Technologist - The FindLaw Legal Technology Blog

Recently in Communications Category

Recently, the next big thing to come to blockchain has been unveiled, and it's a blockchain phone. Notably, there are a few different types of blockchain phones utilizing this revolutionary technology.

While one is being developed to serve as a new form of digital cold-storage crypto-wallet, another is focused on putting the power of blockchain front and center in every aspect. But whether or not lawyers will actually want to use these devices is a different question entirely. Below you can read about why your firm might want to actually invest in one.

While Google may have seemed to come out of the recent walkout fiasco with their reputation intact, it appears that Google's lawyers still hadn't gotten the memo that the company wants to have a pro-worker reputation.

In a pleading filed in an NLRB action weeks after the company CEO seemed to have just barely smoothed things over by rescinding the company policy of mandatory arbitration for sexual harassment claims, the lawyers traded away all that goodwill by arguing that employees shouldn't have the right to organize via company email.

Is AI Required in the Courtroom?

When lawyers are looking to get fees out of a fee motion, judges can often be a little overly critical. But apparently in Canada, judges might have even more unreasonable expectations.

In one case out of Ontario, a judge cut attorney time from a fee motion for research, among other things, and suggested that the line item could have been taken care of with artificial intelligence software. Though the judge didn't name a specific product, he completely cut out the $900 charge for legal research.

Why You Shouldn't Use Private Email for Work -- Especially Government Work

If Hillary Clinton's email problem wasn't enough, Ivanka Trump's should be enough to remind us all not to use our private email at work.

Of course, their problem was using private email for government work, which is way worse. We'll talk about that in a minute.

But let's start with the fundamentals: so-called private email isn't private at all. It's not the hackers you have to worry about; it's your employers.

Huawei CFO Out on Bail, Deal in the Works?

Caught in the cross hairs of US-China relations, Huawei's chief financial officer bailed out of jail this week.

Meng Wanzhou had been in custody for 10 days after her arrest on fraud charges. She faces up to 30 years in prison if convicted.

Bail cost $7.5 million, which is not much for China's telecommunications giant. The stakes in the international market are much higher.

When crypto investors are looking for some advice, the SEC has made it abundantly clear, Floyd "Crypto" Mayweather shouldn't be on anyone's list of trusted crypto advisers.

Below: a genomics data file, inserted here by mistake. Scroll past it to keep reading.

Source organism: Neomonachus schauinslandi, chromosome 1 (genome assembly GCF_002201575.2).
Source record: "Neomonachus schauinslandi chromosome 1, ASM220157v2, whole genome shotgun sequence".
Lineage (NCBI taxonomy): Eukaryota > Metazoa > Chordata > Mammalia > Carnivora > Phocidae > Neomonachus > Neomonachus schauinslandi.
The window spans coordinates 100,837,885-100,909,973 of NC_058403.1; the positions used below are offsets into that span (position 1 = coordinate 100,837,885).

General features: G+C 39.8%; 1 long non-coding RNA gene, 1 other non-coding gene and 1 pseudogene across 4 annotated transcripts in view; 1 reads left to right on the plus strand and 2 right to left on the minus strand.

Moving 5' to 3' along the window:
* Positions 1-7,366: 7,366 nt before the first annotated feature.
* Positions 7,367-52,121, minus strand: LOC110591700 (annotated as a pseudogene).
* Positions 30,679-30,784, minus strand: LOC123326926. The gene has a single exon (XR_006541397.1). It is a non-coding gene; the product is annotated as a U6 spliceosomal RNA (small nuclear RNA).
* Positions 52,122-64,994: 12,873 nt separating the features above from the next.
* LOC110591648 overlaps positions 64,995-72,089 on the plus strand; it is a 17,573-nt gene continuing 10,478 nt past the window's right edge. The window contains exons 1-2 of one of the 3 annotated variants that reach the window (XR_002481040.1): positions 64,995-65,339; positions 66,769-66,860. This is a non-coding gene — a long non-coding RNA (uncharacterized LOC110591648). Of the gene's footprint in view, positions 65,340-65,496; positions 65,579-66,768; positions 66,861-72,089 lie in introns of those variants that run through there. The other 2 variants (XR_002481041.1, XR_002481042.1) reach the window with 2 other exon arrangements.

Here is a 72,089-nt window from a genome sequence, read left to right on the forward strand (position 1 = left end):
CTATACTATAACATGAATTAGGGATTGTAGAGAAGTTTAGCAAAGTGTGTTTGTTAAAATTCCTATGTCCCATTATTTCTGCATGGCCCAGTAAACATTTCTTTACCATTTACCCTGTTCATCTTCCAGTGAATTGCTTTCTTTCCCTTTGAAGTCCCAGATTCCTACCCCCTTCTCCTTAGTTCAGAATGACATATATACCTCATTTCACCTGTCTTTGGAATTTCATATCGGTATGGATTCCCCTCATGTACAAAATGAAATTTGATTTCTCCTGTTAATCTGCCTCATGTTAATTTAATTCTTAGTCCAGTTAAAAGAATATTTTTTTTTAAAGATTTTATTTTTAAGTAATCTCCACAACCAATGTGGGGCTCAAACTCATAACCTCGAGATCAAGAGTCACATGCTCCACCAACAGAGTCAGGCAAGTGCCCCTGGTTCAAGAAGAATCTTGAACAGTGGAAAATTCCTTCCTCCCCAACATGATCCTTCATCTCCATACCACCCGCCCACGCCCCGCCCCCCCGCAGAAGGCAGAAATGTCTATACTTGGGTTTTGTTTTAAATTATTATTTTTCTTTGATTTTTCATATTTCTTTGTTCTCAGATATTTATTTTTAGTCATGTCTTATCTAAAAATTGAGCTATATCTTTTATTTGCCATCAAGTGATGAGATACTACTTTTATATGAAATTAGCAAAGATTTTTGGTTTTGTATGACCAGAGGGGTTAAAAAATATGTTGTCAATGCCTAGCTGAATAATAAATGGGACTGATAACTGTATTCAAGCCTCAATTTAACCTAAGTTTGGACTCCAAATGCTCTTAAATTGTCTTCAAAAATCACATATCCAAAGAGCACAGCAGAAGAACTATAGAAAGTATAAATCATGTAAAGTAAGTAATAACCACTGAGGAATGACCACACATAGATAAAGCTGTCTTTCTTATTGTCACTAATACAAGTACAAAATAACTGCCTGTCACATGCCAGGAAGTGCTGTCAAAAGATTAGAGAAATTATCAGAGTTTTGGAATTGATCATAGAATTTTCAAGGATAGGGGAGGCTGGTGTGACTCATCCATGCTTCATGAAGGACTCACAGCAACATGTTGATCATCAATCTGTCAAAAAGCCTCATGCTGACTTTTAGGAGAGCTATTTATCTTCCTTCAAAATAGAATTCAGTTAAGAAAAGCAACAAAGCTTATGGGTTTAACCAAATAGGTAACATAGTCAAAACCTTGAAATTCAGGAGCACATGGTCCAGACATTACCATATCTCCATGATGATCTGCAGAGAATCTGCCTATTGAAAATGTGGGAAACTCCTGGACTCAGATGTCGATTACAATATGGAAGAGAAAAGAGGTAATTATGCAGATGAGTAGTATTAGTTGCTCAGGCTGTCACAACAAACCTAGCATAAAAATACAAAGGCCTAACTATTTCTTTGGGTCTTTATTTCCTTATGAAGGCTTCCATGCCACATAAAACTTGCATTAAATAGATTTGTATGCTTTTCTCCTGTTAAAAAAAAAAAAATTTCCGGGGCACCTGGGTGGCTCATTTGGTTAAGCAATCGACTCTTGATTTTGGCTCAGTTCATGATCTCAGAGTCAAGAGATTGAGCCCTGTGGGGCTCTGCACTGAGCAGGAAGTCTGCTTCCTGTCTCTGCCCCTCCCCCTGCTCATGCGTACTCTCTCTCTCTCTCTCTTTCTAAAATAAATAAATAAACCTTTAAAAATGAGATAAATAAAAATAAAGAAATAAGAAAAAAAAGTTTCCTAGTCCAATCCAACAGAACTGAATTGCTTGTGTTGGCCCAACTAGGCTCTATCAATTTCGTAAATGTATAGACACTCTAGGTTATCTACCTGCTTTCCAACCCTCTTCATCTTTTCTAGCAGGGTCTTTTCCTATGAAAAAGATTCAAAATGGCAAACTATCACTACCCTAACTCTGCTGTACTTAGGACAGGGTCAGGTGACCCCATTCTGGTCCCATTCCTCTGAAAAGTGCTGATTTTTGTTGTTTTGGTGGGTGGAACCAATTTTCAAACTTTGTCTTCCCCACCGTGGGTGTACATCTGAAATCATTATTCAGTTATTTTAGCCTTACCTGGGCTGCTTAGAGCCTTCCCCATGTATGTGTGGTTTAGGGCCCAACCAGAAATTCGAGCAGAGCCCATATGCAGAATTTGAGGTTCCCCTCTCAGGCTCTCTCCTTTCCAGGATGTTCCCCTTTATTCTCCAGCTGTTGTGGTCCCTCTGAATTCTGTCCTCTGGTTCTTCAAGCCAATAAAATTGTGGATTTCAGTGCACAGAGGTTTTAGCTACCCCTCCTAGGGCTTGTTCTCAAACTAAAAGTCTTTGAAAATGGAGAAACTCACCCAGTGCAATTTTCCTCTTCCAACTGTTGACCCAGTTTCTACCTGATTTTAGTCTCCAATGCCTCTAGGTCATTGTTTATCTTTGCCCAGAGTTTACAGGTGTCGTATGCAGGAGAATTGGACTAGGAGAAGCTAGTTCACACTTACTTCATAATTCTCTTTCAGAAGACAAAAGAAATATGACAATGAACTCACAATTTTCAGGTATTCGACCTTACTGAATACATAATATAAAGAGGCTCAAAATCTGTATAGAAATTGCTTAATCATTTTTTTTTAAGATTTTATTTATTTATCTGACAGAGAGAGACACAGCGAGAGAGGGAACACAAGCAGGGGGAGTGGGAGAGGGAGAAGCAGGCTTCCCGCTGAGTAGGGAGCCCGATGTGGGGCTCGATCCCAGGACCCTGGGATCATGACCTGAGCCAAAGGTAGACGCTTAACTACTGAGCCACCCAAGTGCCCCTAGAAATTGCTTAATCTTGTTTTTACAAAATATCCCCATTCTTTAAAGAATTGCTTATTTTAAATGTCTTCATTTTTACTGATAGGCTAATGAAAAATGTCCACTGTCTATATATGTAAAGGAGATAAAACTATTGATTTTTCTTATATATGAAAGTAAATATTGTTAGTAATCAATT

Despite the boxing great giving himself that ridiculous nickname, his endorsement deal with Centra turned out to be a really bad move, as did the other deals he made to endorse other cryptos. Centra was recently charged by the SEC with fraud and non-compliance in connection with its ICO, and Mayweather and DJ Khaled (who were likely hyped on becoming a Bitcoin billionaire) both got swept up and heavily fined for their endorsements.

Next week, Google's CEO Sundar Pichai will appear before the House to testify at a House Judiciary Committee hearing.

As the committee's press release advised, "The hearing will examine potential bias and the need for greater transparency regarding the filtering practices of tech giant Google." However, it is pretty much expected for the tech giant to be grilled on whether and how it is filtering (positive) content related to President Trump, whether political bias influences their practices, and what the company is doing with its work with China.

While robocalls may have cooled down a bit, robotexts are being sent in record numbers. Fortunately, the FCC recognizes that these are mostly an annoyance to the recipients, especially when they don't recall ever consenting to receive the texts.

However, the most recent FCC proposal might end up blocking some of those robotexts consumers want, that are perfectly legal. While the official announcement seems to downplay one critical fact, the big proposal Chairman Pai is making would reclassify text messages from telecommunications services (like phone calls) to information services (like internet service). Basically allowing the service providers more latitude and less regulation when it comes to blocking robotexts.

There's no doubt that the City of San Jose has changed over the years as Silicon Valley's boom has transformed the entire Bay Area.

And while tech company business dealings always seem to be wrapped up in NDAs for good reason, sometimes the very existence of NDAs can lead to bad PR and left-field litigation. Google's new planned San Jose village is a prime example of how the overuse of NDAs can backfire, as their planned company town is now at the center of a public interest lawsuit as a result of secret dealing.

3 Email Tricks NOT to Use in Law Practice

In legal technology, there are good tricks and there are bad tricks.

Good tricks are those that help an attorney practice better, like artificial intelligence. Bad tricks are those that lawyers use to avoid responsibility, like using an email filter.

When it comes to opposing counsel, however, sometimes the bad tricks can be pretty good. Good because it didn't happen to you, that is.